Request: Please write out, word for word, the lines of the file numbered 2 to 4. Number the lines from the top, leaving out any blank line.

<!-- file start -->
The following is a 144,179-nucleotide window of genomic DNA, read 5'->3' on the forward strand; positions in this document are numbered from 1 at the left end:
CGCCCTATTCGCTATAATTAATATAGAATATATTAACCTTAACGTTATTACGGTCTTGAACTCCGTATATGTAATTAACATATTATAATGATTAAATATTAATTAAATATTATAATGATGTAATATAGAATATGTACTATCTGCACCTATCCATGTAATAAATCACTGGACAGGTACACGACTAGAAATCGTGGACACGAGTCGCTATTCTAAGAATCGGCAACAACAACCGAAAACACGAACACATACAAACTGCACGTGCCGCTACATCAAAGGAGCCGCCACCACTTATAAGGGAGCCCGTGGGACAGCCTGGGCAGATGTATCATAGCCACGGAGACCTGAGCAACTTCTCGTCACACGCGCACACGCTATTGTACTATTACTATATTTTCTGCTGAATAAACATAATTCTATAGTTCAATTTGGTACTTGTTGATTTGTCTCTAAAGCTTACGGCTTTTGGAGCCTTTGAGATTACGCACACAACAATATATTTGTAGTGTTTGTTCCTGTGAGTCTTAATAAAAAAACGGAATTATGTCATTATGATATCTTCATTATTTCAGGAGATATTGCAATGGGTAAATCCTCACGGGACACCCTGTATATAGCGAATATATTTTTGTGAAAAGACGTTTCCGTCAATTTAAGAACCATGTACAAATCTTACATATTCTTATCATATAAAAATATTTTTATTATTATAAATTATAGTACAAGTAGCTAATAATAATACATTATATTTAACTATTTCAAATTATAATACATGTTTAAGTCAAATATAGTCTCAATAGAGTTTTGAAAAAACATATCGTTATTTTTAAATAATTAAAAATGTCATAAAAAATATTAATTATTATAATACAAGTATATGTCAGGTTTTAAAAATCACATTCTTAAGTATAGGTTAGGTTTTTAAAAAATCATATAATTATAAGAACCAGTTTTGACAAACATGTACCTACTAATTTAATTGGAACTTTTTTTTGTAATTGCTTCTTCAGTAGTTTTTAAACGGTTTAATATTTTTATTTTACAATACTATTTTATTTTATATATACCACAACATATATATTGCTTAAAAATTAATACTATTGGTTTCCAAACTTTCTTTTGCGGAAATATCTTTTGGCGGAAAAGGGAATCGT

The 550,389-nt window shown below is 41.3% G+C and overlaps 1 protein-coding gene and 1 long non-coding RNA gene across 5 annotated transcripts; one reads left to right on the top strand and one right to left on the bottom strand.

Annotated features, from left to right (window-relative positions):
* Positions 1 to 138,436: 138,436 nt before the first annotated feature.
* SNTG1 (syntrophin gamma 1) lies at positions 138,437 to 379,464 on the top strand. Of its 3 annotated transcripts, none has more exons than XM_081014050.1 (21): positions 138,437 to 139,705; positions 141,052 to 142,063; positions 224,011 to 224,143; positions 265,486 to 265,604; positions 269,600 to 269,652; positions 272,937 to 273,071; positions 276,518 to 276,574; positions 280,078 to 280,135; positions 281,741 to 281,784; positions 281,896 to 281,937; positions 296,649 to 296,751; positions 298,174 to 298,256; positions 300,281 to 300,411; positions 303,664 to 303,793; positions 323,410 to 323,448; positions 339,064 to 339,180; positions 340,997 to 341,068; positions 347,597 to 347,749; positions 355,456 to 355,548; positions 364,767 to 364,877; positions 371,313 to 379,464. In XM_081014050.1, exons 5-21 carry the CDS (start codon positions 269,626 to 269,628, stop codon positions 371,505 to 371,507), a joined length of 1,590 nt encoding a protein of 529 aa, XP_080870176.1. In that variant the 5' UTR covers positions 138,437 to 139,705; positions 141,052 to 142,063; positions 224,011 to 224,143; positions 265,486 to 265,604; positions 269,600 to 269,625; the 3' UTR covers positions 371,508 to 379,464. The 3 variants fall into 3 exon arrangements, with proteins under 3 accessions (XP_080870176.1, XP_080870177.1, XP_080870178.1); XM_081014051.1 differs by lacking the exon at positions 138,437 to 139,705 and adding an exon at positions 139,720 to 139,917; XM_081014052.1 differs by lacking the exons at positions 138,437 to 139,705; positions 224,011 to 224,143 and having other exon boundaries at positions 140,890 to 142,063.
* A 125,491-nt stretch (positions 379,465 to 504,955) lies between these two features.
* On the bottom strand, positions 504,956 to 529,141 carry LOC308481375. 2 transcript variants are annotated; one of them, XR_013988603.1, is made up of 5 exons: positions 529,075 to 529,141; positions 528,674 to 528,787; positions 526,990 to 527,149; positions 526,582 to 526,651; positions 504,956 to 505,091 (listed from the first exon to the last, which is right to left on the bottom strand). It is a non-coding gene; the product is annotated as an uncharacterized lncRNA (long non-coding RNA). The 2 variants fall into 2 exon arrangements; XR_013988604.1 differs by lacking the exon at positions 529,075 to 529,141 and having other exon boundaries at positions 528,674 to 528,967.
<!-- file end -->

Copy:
CGCCCTATTCGCTATAATTAATATAGAATATATTAACCTTAACGTTATTACGGTCTTGAACTCCGTATATGTAATTAACATATTATAATGATTAAATATTAATTAAATATTATAATGATGTAATATAGAATATGTACTATCTGCACCTATCCATGTAATAAATCACTGGACAGGTACACGACTAGAAATCGTGGACACGAGTCGCTATTCTAAGAATCGGCAACAACAACCGAAAACACGAACACATACAAACTGCACGTGCCGCTACATCAAAGGAGCCGCCACCACTTATAAGGGAGCCCGTGGGACAGCCTGGGCAGATGTATCATAGCCACGGAGACCTGAGCAACTTCTCGTCACACGCGCACACGCTATTGTACTATTACTATATTTTCTGCTGAATAAACATAATTCTATAGTTCAATTTGGTACTTGTTGATTTGTCTCTAAAGCTTACGGCTTTTGGAGCCTTTGAGATTACGCACACAACAATATATTTGTAGTGTTTGTTCCTGTGAGTCTTAATAAAAAAACGGAATTATGTCATTATGATATCTTCATTATTTCAGGAGATATTGCAATGGGTAAATCCTCACGGGACACCCTGTATATAGCGAATATATTTTTGTGAAAAGACGTTTCCGTCAATTTAAGAACCATGTACAAATCTTACATATTCTTATCATATAAAAATATTTTTATTATTATAAATTATAGTACAAGTAGCTAATAATAATACATTATATTTAACTATTTCAAATTATAATACATGTTTAAGTCAAATATAGTCTCAATAGAGTTTTGAAAAAACATATCGTTATTTTTAAATAATTAAAAATGTCATAAAAAATATTAATTATTATAATACAAGTATATGTCAGGTTTTAAAAATCACATTCTTAAGTATAGGTTAGGTTTTTAAAAAATCATATAATTATAAGAACCAGTTTTGACAAACATGTACCTACTAATTTAATTGGAACTTTTTTTTGTAATTGCTTCTTCAGTAGTTTTTAAACGGTTTAATATTTTTATTTTACAATACTATTTTATTTTATATATACCACAACATATATATTGCTTAAAAATTAATACTATTGGTTTCCAAACTTTCTTTTGCGGAAATATCTTTTGGCGGAAAAGGGAATCGT

The 550,389-nt window shown below is 41.3% G+C and overlaps 1 protein-coding gene and 1 long non-coding RNA gene across 5 annotated transcripts; one reads left to right on the top strand and one right to left on the bottom strand.

Annotated features, from left to right (window-relative positions):